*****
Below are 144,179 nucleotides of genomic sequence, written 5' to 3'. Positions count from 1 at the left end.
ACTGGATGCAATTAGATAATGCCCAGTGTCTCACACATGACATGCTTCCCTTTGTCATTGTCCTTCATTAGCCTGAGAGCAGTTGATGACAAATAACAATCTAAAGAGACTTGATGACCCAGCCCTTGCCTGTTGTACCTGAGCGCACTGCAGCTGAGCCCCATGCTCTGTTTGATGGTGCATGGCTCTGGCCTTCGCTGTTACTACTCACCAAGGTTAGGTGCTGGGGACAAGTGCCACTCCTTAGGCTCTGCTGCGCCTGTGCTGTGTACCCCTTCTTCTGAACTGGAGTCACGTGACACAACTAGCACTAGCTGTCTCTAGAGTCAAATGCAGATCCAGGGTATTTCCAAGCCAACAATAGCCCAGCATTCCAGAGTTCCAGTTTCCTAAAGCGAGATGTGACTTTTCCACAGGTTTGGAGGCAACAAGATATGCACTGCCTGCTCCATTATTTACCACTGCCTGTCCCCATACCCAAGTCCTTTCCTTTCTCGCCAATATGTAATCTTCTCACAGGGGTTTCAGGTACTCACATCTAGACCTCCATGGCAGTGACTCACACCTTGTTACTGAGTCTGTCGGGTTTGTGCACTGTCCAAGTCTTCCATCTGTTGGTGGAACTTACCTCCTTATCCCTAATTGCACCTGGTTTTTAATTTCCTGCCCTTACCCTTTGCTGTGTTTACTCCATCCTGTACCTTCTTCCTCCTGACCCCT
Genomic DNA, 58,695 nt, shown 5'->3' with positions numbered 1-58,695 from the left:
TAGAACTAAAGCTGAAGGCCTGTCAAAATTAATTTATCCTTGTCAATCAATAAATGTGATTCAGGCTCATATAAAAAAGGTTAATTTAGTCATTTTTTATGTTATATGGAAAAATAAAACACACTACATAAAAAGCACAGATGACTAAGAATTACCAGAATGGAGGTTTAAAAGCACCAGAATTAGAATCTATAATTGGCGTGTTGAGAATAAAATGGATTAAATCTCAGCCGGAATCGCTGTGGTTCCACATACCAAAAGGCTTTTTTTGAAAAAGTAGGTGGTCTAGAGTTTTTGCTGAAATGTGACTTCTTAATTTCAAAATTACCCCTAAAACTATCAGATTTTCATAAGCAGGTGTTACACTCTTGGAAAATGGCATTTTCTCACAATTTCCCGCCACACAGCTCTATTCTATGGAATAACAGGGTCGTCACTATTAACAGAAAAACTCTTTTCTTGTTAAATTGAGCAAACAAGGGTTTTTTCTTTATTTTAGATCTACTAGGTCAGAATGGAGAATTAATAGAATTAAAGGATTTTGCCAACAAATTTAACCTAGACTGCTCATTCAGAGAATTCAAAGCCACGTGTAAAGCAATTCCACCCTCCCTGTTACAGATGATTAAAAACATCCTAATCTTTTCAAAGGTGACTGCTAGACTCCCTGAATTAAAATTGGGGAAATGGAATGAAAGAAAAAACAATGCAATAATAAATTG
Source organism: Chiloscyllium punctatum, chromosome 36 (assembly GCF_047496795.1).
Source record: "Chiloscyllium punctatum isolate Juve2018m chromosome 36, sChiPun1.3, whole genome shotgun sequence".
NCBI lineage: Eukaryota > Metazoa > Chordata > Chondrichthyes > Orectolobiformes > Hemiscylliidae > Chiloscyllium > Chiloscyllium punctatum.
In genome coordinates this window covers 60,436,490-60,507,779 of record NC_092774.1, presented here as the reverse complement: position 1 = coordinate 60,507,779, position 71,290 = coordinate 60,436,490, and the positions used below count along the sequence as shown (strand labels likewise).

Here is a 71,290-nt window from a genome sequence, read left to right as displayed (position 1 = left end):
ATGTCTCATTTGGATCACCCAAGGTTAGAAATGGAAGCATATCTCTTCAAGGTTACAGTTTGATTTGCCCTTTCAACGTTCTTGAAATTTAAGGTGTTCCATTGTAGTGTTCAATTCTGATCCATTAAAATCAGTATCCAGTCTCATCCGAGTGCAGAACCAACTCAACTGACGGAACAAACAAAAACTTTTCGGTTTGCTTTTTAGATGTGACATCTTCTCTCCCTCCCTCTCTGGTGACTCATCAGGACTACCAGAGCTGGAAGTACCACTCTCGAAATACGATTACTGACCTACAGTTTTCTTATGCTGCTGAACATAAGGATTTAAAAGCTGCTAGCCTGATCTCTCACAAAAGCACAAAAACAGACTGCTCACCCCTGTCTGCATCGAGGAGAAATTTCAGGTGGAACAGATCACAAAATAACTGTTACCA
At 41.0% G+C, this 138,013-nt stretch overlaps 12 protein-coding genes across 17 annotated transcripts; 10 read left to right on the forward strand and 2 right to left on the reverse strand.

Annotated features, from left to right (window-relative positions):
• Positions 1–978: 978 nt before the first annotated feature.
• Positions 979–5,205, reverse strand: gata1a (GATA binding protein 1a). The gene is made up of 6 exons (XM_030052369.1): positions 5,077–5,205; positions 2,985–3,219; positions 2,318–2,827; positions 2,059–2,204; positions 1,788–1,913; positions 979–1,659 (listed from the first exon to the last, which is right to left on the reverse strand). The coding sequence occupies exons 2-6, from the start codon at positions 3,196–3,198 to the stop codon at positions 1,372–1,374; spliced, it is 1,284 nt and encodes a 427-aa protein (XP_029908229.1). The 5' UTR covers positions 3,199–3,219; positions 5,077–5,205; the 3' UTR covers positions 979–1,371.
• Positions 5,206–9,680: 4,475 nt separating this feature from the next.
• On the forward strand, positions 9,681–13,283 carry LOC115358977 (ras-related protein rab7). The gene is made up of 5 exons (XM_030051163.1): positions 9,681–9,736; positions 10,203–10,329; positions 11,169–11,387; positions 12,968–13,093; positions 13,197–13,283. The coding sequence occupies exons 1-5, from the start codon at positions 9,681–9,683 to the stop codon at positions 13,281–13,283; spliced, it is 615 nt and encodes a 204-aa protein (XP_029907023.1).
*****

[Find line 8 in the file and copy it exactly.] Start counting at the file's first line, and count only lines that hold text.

In genome coordinates this window covers 60,436,490-60,507,779 of record NC_092774.1, presented here as the reverse complement: position 1 = coordinate 60,507,779, position 71,290 = coordinate 60,436,490, and the positions used below count along the sequence as shown (strand labels likewise).